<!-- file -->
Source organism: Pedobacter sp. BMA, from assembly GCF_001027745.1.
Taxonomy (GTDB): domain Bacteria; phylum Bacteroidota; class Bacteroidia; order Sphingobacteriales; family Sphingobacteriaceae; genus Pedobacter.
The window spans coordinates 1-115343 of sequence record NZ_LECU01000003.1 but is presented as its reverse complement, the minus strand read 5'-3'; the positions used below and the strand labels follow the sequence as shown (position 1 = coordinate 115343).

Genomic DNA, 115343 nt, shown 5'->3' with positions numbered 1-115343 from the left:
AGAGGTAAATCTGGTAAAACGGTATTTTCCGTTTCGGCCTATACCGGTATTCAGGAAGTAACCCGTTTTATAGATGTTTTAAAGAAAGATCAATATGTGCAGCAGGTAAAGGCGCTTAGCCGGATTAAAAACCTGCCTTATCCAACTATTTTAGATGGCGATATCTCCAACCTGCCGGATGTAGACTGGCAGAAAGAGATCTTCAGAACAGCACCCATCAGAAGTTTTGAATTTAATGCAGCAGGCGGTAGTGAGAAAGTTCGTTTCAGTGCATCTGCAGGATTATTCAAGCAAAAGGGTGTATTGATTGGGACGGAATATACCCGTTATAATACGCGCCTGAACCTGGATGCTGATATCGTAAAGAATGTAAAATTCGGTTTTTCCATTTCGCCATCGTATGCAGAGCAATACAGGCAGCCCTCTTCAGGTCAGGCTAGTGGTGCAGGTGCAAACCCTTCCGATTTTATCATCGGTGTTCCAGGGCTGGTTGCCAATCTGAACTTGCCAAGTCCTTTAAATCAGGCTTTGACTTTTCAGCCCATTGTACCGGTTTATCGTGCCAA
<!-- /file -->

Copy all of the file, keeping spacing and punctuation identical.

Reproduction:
Source organism: Pedobacter sp. BMA, from assembly GCF_001027745.1.
Taxonomy (GTDB): domain Bacteria; phylum Bacteroidota; class Bacteroidia; order Sphingobacteriales; family Sphingobacteriaceae; genus Pedobacter.
The window spans coordinates 1-115343 of sequence record NZ_LECU01000003.1 but is presented as its reverse complement, the minus strand read 5'-3'; the positions used below and the strand labels follow the sequence as shown (position 1 = coordinate 115343).

Genomic DNA, 115343 nt, shown 5'->3' with positions numbered 1-115343 from the left:
AGAGGTAAATCTGGTAAAACGGTATTTTCCGTTTCGGCCTATACCGGTATTCAGGAAGTAACCCGTTTTATAGATGTTTTAAAGAAAGATCAATATGTGCAGCAGGTAAAGGCGCTTAGCCGGATTAAAAACCTGCCTTATCCAACTATTTTAGATGGCGATATCTCCAACCTGCCGGATGTAGACTGGCAGAAAGAGATCTTCAGAACAGCACCCATCAGAAGTTTTGAATTTAATGCAGCAGGCGGTAGTGAGAAAGTTCGTTTCAGTGCATCTGCAGGATTATTCAAGCAAAAGGGTGTATTGATTGGGACGGAATATACCCGTTATAATACGCGCCTGAACCTGGATGCTGATATCGTAAAGAATGTAAAATTCGGTTTTTCCATTTCGCCATCGTATGCAGAGCAATACAGGCAGCCCTCTTCAGGTCAGGCTAGTGGTGCAGGTGCAAACCCTTCCGATTTTATCATCGGTGTTCCAGGGCTGGTTGCCAATCTGAACTTGCCAAGTCCTTTAAATCAGGCTTTGACTTTTCAGCCCATTGTACCGGTTTATCGTGCCAA